A raging battalion of layman traders on Reddit has rattled Wall Street firms over a stock option that is breaking records.
Some might argue that “the future was supposed to belong to Bitcoin, not video game store stocks”, but according to some eye-popping statistics, Redditors known as ‘r/WallStreetBets’ have threatened to decimate Wall Street’s hedge funds that shorted a mall-based video game retailer’s stocks.
Before the end of 2020, a single share in GameStop (the game retailer) had been selling for $18.84. However, today, it closed at $147.98, and has risen 50 percent higher since the close of today’s trading, with the stock currently costing more than $220.
This impact is now spreading to other stock options and scampering big-time Wall Street hedge funds that were so upset by the events that analysts and investment groups had to call for collusion, a ban on memes, and a complete shutdown of the stock forums on Reddit.
Experts have spoken on the matter – many have lauded the movement while others have fallen prey to competitive emotions. Steve Cutler, a partner at Simpson Thacher and the ex-chief of the Securities and Exchange Commission (SEC), said in a statement,
The people who get hurt on these things are the people who buy at pumped-up prices thinking they’re on a rocket ship ride upward and in fact that rocket ship is going to crash.
Meanwhile, whenever Elon Musk tweets about anything in particular, people go crazy. Following the Reddit trade uptick like everyone else, Musk voiced his approval with just one word and caused a frenzy. We entrust the rest to your imagination:
— Elon Musk (@elonmusk) January 26, 2021
Moments later, this happened.
Musk had merely tweeted about the stock and it jumped as high as $192 within hours. Currently, the price has surged to $220, and if the market reopens in the same range, the Wall Street hedge fund Melvin Capital will go bankrupt because the capital worth $13.1 billion will be transferred from Wall Street to REDDIT’S TROLLS.
/r/WallStreetBets about to blowup another hedge fund, this one valued at $13.1 BILLION before the Reddit trolls decided to all buy GameStop lol pic.twitter.com/aONX0SwEwb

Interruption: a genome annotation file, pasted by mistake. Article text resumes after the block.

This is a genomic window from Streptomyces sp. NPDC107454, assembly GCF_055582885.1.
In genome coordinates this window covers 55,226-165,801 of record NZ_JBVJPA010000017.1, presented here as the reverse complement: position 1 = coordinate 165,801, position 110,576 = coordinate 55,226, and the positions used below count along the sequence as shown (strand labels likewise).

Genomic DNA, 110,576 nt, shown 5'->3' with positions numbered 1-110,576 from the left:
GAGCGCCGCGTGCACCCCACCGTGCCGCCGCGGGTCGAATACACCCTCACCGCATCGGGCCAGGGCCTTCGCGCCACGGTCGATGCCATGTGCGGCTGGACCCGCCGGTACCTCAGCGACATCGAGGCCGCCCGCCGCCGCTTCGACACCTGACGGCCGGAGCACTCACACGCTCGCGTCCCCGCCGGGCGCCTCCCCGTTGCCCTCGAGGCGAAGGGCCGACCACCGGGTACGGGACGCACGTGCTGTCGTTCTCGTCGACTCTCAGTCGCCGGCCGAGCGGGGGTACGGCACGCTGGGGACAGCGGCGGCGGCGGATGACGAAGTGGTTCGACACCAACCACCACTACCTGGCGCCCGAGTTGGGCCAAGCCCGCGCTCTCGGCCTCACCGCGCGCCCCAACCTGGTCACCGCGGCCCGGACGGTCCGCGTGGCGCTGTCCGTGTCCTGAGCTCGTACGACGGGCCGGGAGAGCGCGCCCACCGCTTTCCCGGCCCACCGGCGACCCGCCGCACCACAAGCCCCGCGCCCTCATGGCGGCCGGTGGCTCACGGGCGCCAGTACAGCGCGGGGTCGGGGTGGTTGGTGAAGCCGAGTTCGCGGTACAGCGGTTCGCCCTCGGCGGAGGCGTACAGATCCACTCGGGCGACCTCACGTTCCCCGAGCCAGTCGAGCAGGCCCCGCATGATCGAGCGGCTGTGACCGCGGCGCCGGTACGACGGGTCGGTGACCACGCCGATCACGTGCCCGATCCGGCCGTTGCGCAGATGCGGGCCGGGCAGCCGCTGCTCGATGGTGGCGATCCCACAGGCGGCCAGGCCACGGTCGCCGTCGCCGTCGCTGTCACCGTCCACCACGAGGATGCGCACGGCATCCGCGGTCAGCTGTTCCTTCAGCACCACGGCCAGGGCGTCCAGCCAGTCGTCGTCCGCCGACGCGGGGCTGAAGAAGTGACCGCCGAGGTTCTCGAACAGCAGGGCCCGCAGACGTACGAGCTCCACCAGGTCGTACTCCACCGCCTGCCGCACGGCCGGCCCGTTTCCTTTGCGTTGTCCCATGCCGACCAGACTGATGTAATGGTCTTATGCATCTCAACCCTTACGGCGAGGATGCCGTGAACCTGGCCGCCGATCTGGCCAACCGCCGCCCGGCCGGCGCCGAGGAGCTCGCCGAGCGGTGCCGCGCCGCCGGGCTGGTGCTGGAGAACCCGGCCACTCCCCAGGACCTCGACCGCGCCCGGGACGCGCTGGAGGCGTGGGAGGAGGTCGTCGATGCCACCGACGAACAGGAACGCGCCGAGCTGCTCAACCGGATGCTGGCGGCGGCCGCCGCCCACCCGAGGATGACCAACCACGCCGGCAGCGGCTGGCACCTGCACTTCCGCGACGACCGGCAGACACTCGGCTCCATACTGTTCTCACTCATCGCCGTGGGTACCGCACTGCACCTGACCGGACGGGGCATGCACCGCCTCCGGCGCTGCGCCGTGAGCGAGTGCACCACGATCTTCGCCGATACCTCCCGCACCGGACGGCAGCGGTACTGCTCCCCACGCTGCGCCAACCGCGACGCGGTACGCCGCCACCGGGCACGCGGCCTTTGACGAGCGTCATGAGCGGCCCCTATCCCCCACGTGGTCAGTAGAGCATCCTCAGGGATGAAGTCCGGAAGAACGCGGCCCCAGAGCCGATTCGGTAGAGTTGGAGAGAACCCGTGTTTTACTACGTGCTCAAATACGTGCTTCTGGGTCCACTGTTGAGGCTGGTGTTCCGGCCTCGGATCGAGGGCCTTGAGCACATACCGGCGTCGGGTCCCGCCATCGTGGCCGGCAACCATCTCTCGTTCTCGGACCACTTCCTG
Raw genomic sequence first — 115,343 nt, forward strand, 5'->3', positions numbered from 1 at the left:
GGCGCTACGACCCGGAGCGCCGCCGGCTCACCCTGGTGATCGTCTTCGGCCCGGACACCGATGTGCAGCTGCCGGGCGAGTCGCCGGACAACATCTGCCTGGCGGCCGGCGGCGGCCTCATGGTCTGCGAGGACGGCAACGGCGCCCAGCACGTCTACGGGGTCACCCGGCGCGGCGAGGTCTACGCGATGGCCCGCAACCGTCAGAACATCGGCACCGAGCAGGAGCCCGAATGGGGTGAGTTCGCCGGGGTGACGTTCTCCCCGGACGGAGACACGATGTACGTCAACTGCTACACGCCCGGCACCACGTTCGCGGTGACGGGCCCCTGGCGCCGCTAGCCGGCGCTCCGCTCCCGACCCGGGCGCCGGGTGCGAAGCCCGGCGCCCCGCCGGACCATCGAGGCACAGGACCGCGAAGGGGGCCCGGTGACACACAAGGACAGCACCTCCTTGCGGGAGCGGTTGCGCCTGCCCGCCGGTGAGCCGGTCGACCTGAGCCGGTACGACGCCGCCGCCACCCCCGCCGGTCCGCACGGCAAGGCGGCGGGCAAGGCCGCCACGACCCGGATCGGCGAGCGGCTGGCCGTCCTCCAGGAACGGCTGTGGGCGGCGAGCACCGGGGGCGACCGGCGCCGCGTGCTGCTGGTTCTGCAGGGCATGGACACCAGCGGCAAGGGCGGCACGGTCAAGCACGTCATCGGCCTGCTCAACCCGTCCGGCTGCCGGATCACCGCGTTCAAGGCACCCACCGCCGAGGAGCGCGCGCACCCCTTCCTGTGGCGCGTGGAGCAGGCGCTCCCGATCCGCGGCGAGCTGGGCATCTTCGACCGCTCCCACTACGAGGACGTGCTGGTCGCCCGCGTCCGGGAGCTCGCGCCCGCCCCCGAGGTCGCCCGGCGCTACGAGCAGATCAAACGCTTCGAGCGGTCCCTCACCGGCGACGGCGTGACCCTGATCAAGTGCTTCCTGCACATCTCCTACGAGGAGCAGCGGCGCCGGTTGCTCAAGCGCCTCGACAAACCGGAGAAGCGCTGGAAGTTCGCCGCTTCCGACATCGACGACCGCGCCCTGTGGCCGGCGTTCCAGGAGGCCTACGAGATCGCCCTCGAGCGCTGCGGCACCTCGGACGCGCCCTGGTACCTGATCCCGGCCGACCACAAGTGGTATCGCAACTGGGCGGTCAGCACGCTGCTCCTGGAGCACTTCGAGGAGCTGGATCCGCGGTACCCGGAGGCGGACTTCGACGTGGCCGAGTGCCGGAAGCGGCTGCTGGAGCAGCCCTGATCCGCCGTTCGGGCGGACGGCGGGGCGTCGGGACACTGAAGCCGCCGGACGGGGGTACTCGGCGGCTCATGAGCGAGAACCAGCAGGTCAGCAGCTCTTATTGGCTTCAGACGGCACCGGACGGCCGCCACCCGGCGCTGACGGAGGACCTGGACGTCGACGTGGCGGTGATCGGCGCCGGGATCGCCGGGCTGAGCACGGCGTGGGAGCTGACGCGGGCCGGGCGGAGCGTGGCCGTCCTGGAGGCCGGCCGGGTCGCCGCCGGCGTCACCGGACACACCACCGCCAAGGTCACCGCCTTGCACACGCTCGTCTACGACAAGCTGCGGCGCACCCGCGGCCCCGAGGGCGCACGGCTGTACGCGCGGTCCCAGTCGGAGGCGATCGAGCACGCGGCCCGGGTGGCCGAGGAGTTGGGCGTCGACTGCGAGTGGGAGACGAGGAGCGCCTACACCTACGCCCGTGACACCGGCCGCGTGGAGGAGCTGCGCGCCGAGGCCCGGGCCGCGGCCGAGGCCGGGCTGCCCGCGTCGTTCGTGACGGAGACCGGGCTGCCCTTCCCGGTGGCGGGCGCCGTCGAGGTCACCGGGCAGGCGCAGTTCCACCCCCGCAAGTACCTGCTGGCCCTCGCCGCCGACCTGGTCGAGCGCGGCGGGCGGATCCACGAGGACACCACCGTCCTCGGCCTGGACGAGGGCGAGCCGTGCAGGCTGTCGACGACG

— William LeGate (@williamlegate) January 26, 2021
According to a report in Financial Times, the Securities and Exchange Commission (SEC) has been directed to investigate whether Reddit users had been making false claims to manipulate investors into buying the stocks. Other reports suggest that the commission is likely to also investigate if these Reddit users (or traders) had been paid by firms to rally behind GameStop.
Whatever the case, although any investigation for the SEC could take months, it has refused to comment on the matter for now and is working on a plan to “review and co-operate with valid law enforcement investigations or actions as needed”.
A Whirlwind of Dramatic Trends
In summary, perhaps the worst stocks that are worthy of investment are currently offering the biggest returns in history. Reddit is in the process of making memes on the AMC stock that has been dormant since the pandemic hit.
The ugly truth for Wall Street (WS) investors and stockbrokers is that hedge fund managers prefer to live in the past and look down on the retail investors whose bread and butter is as basic as penny stocks. WS investors believe that the average kind is gambling its money away without the knowledge of either finances or the market.
In addition to these hedge funds being raided for everything they have or own, an individual turned his investment/gambling account on Reddit into $22 million overnight.
For now, Wall Street guns have vowed to short GameStop $GME despite backlash in the form of potential financial disasters.
“The price action we’re seeing on r/wsb regarding GameStop is largely driven by the resentment the vast majority of Americans hold towards Wall Street & the banking system as a whole,” William LeGate, the CEO of decentralized prediction market PredIQt who’s been a Bitcoin holder since 2013, told Decrypt.
“The rich get richer, and whenever anything fails, the Fed just prints more money and distributes it to Wall Street, not Main Street,” he said, referencing quantitative easing during the 2008 and 2020 financial crises that injected money into the banking system. “Many Americans, particularly the newer generations, have lost trust in our banking and financial systems which are widely perceived to be rigged against working-class Americans.”